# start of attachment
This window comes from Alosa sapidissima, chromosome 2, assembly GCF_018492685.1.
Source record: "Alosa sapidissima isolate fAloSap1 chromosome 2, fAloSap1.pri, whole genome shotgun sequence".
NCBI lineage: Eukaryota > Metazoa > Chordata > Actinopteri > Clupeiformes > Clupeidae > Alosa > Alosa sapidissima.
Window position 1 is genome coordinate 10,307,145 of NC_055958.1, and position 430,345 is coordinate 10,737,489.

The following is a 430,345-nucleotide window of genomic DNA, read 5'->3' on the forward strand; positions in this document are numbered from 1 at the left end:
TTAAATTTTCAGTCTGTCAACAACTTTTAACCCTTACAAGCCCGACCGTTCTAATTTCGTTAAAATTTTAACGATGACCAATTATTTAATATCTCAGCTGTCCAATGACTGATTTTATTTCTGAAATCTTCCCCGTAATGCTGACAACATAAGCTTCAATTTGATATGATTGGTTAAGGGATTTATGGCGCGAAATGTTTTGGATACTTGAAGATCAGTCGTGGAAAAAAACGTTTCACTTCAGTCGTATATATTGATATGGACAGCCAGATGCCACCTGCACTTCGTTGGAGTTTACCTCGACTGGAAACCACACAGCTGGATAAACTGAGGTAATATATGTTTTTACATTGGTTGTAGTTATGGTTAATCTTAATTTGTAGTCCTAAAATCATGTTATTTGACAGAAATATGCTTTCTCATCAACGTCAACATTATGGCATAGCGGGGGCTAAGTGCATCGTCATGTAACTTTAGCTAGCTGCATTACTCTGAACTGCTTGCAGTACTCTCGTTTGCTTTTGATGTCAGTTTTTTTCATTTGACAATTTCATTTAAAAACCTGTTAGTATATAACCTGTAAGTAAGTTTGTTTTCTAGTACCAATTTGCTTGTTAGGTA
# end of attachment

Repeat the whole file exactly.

This window comes from Alosa sapidissima, chromosome 2, assembly GCF_018492685.1.
Source record: "Alosa sapidissima isolate fAloSap1 chromosome 2, fAloSap1.pri, whole genome shotgun sequence".
NCBI lineage: Eukaryota > Metazoa > Chordata > Actinopteri > Clupeiformes > Clupeidae > Alosa > Alosa sapidissima.
Window position 1 is genome coordinate 10,307,145 of NC_055958.1, and position 430,345 is coordinate 10,737,489.

The following is a 430,345-nucleotide window of genomic DNA, read 5'->3' on the forward strand; positions in this document are numbered from 1 at the left end:
TTAAATTTTCAGTCTGTCAACAACTTTTAACCCTTACAAGCCCGACCGTTCTAATTTCGTTAAAATTTTAACGATGACCAATTATTTAATATCTCAGCTGTCCAATGACTGATTTTATTTCTGAAATCTTCCCCGTAATGCTGACAACATAAGCTTCAATTTGATATGATTGGTTAAGGGATTTATGGCGCGAAATGTTTTGGATACTTGAAGATCAGTCGTGGAAAAAAACGTTTCACTTCAGTCGTATATATTGATATGGACAGCCAGATGCCACCTGCACTTCGTTGGAGTTTACCTCGACTGGAAACCACACAGCTGGATAAACTGAGGTAATATATGTTTTTACATTGGTTGTAGTTATGGTTAATCTTAATTTGTAGTCCTAAAATCATGTTATTTGACAGAAATATGCTTTCTCATCAACGTCAACATTATGGCATAGCGGGGGCTAAGTGCATCGTCATGTAACTTTAGCTAGCTGCATTACTCTGAACTGCTTGCAGTACTCTCGTTTGCTTTTGATGTCAGTTTTTTTCATTTGACAATTTCATTTAAAAACCTGTTAGTATATAACCTGTAAGTAAGTTTGTTTTCTAGTACCAATTTGCTTGTTAGGTA